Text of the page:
The article “Beyond Vietnam: A Time to Break Silence” was a copy of Martin Luther King Jr.’s address on April 4, 1967. The speech was lectured to a group of individuals convened by Clergy and Laymen Concerned about Vietnam (CALCAV) at the Riverside Church. The fact that MLK was the individual who “broke the silence,” as the source’s title implies, demonstrates that the American public had long been concerned regarding what the United States was doing worldwide. The article’s main contention was that America was fighting an unjust, unjustified war in Southeast Asia that primarily harmed the vulnerable and weak in both nations’ societies.
The speech’s first theme was that of nonviolence and resistance to imperialism. His civil rights advocacy was built on nonviolent civil disobedience. King harshly denounced the US government’s participation in the Vietnam War. His emphasis on militarism’s role in escalating violence is just one aspect of the speech’s broad significance. King obliquely references Henry David Thoreau’s anti-war writings and other American anti-war traditions. He emphasizes how challenging it is to hold a pro-peace viewpoint, which does not just mean disagreeing with government policy.
Equality and social welfare make up the second theme, which King used to describe the war as an opponent of the poor. A substantial portion of King’s argument was predicated on the notion that achieving justice needed financial investment. King noted that the US government was spending millions to fund the war. Supporting the expensive war abroad meant that the poor at home would suffer. He alleged, “The war was doing far more than devastating the hopes of the poor at home” (Beyond Vietnam 2). Therefore, extending the Vietnam War entailed disregarding the needs of the most vulnerable Americans.
The theme of independence and colonialism in terms of both theory and application was examined by King when addressing Vietnamese autonomy. He questioned the US’s dedication to independence, which was seen as the nation’s fundamental value. Before Vietnam gained its freedom, the United States had sabotaged sincere attempts for independence by backing the French. That mindset was maintained by the war, which ignored popular sentiment and effectively recolonized Vietnam by making it reliant on the US.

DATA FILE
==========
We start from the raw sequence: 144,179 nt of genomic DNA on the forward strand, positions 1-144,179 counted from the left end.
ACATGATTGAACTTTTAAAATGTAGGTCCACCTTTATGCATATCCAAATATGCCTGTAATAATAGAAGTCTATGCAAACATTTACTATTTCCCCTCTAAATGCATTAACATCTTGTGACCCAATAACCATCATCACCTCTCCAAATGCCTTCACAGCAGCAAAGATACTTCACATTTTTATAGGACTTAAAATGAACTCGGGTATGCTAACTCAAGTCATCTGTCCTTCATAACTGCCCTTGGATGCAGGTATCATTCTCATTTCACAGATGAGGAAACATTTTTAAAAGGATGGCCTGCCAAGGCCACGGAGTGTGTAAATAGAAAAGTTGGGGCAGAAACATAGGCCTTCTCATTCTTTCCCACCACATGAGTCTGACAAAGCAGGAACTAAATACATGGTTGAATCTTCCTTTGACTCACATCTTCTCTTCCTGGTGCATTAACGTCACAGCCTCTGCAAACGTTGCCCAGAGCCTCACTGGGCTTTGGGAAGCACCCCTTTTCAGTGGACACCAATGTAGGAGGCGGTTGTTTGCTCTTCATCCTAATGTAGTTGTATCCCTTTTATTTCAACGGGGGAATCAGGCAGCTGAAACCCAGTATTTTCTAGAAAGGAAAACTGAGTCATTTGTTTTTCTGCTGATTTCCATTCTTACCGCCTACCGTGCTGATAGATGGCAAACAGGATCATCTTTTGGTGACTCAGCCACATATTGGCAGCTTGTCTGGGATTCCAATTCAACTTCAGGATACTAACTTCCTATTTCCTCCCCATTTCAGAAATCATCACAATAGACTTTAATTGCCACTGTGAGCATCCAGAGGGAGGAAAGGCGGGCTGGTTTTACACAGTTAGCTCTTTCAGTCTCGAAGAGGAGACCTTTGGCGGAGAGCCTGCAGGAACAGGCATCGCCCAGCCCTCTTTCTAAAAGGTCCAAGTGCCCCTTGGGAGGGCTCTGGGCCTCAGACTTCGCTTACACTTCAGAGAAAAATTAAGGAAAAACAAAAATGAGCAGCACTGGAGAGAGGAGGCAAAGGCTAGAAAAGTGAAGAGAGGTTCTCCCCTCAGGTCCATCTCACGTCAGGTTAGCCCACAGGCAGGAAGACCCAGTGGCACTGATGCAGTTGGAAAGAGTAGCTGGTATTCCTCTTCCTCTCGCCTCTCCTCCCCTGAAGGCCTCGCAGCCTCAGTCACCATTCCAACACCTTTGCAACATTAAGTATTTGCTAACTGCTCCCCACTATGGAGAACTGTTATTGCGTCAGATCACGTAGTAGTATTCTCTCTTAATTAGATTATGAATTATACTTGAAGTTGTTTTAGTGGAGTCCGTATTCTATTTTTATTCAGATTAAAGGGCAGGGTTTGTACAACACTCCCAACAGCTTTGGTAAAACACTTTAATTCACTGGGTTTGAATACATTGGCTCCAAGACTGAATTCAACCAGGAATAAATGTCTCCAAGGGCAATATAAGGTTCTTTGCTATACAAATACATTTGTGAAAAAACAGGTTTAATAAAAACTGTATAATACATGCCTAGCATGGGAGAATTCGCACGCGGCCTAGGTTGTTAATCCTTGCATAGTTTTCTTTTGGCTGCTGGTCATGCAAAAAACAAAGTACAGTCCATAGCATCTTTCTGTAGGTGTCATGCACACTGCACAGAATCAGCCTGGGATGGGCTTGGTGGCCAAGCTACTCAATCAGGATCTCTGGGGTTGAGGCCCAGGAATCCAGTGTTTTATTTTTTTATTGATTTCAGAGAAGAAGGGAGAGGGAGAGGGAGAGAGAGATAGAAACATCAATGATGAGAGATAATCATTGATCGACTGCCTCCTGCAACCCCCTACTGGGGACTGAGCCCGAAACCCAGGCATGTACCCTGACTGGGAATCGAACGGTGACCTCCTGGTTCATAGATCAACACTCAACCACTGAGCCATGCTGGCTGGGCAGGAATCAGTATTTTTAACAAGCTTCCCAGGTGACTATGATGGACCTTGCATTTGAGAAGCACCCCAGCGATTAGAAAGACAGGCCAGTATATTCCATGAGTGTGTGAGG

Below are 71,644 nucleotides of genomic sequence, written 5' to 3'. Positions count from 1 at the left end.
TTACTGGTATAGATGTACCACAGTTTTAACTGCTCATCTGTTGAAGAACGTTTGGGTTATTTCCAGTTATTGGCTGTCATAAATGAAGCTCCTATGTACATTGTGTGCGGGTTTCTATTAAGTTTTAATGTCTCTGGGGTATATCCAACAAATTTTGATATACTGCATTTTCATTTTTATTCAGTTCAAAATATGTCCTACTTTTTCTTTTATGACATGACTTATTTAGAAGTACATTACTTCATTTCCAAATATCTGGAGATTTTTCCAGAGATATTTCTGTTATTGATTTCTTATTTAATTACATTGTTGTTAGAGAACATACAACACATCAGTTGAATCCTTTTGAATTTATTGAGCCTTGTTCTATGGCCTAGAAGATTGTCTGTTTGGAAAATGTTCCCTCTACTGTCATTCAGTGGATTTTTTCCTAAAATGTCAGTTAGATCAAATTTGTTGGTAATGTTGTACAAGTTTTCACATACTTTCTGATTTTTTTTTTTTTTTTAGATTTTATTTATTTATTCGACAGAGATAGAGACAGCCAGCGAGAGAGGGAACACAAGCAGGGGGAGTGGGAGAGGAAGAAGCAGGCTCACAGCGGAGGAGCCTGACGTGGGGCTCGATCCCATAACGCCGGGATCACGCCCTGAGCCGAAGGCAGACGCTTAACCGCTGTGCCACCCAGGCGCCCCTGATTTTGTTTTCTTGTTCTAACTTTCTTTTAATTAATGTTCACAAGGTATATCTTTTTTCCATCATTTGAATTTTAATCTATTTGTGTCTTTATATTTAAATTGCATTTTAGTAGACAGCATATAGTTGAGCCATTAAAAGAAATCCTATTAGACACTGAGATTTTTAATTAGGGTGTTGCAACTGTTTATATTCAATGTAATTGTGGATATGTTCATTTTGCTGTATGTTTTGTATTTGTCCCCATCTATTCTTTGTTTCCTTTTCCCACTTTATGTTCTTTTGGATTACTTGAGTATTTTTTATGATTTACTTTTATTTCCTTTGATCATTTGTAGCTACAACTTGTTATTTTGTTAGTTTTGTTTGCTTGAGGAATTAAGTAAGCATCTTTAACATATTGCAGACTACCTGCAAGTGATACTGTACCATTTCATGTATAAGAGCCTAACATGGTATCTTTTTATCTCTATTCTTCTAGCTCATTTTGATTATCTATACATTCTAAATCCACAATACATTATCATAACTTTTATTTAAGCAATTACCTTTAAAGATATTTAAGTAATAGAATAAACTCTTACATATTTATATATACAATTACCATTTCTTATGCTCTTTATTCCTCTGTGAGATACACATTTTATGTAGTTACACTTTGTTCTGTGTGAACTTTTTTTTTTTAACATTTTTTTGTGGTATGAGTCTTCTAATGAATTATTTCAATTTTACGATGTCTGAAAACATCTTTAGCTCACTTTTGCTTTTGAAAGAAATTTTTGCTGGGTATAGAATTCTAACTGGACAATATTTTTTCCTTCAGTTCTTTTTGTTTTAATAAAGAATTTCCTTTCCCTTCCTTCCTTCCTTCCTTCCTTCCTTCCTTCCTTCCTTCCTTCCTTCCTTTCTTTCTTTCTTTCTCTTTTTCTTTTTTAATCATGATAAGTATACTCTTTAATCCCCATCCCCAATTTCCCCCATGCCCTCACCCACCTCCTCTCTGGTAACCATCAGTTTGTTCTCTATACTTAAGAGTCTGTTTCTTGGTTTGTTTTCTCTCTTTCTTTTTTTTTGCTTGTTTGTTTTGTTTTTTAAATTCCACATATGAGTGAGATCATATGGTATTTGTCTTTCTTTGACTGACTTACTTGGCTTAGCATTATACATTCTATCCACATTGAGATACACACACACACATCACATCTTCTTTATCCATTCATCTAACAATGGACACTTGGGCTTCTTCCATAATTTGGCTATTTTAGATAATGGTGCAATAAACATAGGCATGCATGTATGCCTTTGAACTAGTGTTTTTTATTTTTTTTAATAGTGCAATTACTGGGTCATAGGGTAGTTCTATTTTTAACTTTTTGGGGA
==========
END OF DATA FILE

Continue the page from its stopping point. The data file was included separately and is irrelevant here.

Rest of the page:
This source significantly impacted America’s decision to terminate the Vietnam War and alter the moral precepts that gave rise to other similarly questionable wars. Its strength is its usefulness to historians of the day, and its weaknesses include the use of figurative language, which can confuse some readers. The “Beyond Vietnam” speech considerably contributed to history since it followed the progressive Highlander Research and Education Center’s teachings and reflected changes in political activity through time. The document is essential to historians studying this era because it was authored by MLK, who had become one of the most potent civil rights campaigners by the time it was published. It allows them access to the domestic and international political climates of the Vietnam War era. It demonstrated the necessity for significant reforms in the economy and political life of the country. The use of figurative language makes reading enjoyable; however, it may confuse the learner, which could indicate a minor comprehension problem, and this is this paper’s shortcoming.
The articles defend its thesis as, throughout its body, it convinces people to comprehend the effects of America’s ongoing involvement in Vietnam. It has significantly boosted my understanding of this subject as it explains the turn of events during the Vietnam War. This article has contributed to the existing literature as it is an incredibly touching and impactful address that helped to pave the way for numerous historical occurrences. For example, this article’s information on capitalism and communalism is the same as in books. Another example is that evidence from this article is used in the study of the Cold War occurrences (Whitfield, 266-272). Millions of people’s lives have been altered nationwide by this speech, but more importantly, it has shaped the US.
Whitfield, Stephen J. The culture of the Cold War. Johns Hopkins University Press, 1996.